An understanding of the nature of the binding, for example, if binding is intracellular or extracellular or reversible or irreversible, is important in understanding the fate of bound aflatoxin. If aflatoxin is bound noncovalently and extracellularly, it may be released by the continual washing of the bacterial surface in the gastrointestinal tract if the binding is insufficiently strong. Potential future applications of this method to reduce aflatoxin bioavailability in animals or humans rely on the relative stability of the complex formed. This work was designed to clarify whether binding occurs extracellularly and to assess the stability of the complexes formed.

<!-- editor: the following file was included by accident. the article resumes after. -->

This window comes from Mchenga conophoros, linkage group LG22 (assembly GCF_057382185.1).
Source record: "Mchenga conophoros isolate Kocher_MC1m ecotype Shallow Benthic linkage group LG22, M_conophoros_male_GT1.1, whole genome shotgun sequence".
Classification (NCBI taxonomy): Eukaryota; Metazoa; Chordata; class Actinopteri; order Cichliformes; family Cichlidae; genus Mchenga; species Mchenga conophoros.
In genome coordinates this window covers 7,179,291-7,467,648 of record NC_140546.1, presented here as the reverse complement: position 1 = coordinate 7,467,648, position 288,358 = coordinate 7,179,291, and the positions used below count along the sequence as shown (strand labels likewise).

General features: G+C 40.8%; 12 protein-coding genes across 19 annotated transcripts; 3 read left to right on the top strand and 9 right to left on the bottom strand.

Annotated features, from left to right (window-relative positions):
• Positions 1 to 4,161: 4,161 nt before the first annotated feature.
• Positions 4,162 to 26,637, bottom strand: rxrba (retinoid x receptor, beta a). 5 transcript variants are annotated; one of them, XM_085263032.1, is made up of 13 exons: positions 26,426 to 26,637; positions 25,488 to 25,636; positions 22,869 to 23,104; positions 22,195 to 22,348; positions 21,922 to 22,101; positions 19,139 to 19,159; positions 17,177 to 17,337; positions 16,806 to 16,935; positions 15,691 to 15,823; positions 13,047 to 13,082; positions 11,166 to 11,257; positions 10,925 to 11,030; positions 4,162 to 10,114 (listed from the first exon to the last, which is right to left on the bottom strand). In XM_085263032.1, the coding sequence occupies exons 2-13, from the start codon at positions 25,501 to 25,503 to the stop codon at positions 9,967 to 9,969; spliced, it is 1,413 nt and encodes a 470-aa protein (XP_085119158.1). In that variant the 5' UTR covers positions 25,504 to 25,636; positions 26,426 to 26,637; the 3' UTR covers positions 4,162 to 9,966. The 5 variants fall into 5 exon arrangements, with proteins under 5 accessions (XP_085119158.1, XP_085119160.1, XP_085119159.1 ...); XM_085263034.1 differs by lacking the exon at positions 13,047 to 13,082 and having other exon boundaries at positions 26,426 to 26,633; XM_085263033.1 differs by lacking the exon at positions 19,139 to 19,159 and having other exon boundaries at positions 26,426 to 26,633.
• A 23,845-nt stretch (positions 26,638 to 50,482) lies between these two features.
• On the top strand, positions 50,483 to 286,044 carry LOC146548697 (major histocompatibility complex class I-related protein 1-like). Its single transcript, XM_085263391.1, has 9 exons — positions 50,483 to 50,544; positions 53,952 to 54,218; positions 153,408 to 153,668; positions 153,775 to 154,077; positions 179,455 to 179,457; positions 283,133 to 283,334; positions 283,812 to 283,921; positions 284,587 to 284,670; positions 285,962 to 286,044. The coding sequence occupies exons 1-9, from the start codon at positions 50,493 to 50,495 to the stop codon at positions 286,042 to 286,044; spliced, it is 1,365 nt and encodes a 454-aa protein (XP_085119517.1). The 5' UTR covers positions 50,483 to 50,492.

All strains were cultured for 24 h in deMan-Rogosa-Sharpe (MRS) broth (Oxoid, Hampshire, United Kingdom [UK]) under aerobic conditions (37°C, 5% CO2) except for Escherichia coli, which was grown in nutrient broth (Oxoid), and Propionibacterium freudenreichii subsp. shermanii JS, which was grown under anaerobic conditions in yeast extract-sodium lactate (YEL) broth (prepared according to Malik et al. [16]). L. rhamnosus strain GG (ATCC 53103), L. rhamnosus strain LC-705 (DSM 7061) and P. freudenreichii subsp. shermanii JS were lyophilized powders supplied by Valio Ltd., Helsinki, Finland. L. delbrueckii subsp. bulgaricus, Lactococcus lactis subsp. cremoris, L. helveticus, Lactococcus lactis subsp. lactis, Streptococcus thermophilus, and L. plantarum (ATCC 8014) were from the Australian Starter Culture Research Centre Collection, Werribee, Australia. L. acidophilus (ATCC 4356) and E. coli were from the Department of Medical Laboratory Science Collection, RMIT-University, Melbourne, Australia. L. casei Shirota (YIT 901) and L. acidophilus strain LC1 were isolated from commercial products. These strains were selected based either on their common use by food industry or on available information regarding their effects on food mutagens.